The Judge looked down on the pleader,
And said with a long-drawn sigh,
“The police caught you using red petrol,
You must know that ’tis better to die.
Your licence you lose for a twelvemonth,
Your car must go rusty on blocks,
And if you start trying to sell it
I’ll be clapping you straight in the stocks.”
“But, your Honour,” the prisoner cried feebly,
“The crime I committed was small,
In fact, if you’ll let me explain it,
You’ll see it was no crime at all.”
The wig of the Judge seemed to quiver,
He appeared to be struck to the core.
“No crime to be using red petrol,
Well, I’ve never heard that one before.”
Said defendant, “I walked to the car park,
A Daimler was standing alone,
I burst open the lock and I pinched it,
I swear it was never my own.”
Then the Judge’s face broke into wrinkles,
He smiled to his right and his left.
“Then this isn’t a case of red petrol,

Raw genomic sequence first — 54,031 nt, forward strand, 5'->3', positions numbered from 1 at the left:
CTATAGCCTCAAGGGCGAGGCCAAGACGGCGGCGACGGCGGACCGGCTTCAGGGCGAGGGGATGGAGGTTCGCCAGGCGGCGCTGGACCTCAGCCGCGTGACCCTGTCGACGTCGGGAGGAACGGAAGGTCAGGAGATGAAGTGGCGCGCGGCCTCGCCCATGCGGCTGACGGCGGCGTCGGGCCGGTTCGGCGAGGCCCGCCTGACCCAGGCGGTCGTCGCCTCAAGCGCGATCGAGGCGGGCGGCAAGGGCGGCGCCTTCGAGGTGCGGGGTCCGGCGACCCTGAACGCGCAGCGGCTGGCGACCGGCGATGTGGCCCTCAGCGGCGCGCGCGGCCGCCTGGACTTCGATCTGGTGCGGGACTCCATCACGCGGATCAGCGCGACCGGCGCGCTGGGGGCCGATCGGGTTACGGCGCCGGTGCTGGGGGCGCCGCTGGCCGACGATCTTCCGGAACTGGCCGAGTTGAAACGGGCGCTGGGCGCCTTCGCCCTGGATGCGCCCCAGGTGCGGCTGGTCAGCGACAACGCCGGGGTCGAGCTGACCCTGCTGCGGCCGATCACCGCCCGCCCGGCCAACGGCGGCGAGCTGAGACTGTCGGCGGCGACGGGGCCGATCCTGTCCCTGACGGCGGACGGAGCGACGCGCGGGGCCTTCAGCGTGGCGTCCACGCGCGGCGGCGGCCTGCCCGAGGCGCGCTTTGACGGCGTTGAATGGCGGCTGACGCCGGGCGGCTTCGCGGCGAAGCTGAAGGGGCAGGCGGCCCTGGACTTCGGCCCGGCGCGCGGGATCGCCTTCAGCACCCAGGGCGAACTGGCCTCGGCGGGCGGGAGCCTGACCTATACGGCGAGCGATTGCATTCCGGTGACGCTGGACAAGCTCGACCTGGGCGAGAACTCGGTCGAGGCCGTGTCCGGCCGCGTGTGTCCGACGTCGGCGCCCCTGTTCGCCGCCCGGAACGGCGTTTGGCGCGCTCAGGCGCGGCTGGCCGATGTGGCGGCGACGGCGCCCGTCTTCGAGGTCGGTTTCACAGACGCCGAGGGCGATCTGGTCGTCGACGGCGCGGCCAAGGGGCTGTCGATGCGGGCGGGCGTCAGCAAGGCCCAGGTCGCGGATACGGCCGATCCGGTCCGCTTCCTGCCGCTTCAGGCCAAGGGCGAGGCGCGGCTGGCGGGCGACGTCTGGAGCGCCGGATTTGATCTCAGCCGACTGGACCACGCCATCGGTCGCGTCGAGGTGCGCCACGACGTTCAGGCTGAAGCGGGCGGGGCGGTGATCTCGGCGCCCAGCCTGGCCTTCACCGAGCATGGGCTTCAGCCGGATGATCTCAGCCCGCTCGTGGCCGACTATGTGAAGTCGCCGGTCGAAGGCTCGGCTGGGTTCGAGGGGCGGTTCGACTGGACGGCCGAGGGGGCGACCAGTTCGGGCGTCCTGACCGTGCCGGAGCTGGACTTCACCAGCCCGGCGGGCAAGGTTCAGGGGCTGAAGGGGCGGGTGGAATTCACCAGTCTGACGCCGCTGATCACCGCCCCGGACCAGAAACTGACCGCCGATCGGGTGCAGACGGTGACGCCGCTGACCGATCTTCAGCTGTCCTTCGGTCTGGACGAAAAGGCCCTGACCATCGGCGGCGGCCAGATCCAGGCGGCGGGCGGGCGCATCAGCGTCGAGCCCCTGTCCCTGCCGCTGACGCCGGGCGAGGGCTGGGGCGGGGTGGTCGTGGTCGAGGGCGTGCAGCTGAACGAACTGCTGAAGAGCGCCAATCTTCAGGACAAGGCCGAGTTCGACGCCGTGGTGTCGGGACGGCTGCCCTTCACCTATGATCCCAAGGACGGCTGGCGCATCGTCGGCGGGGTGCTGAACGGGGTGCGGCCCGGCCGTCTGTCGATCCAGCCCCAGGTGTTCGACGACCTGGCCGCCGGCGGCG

But just a three thousand pound theft.
The deed that you did was unsporting,
But hundreds have done it before,
And so I shall charge you three shillings,
To be paid to that man at the door.”
Some weeks after this case was over,
Another man stood in the dock,
He admitted to owning the Daimler,
But the red petrol came as a shock.
But the Judge took command of his licence,
And the car could not run for a year,
Made a fine just to show other motorists
That the price of red petrol is dear.
Well, maybe this tale has a moral,
Is it true that to motor’s a sin?
If we feel that the fines are too heavy
Is it not time we kicked up a din?
And it’s fact there’s a new phrase in England,
A simile some people call it,
Heard mostly in pickpocket circles,
“As thin as a motorist’s wallet.”
G. G. B.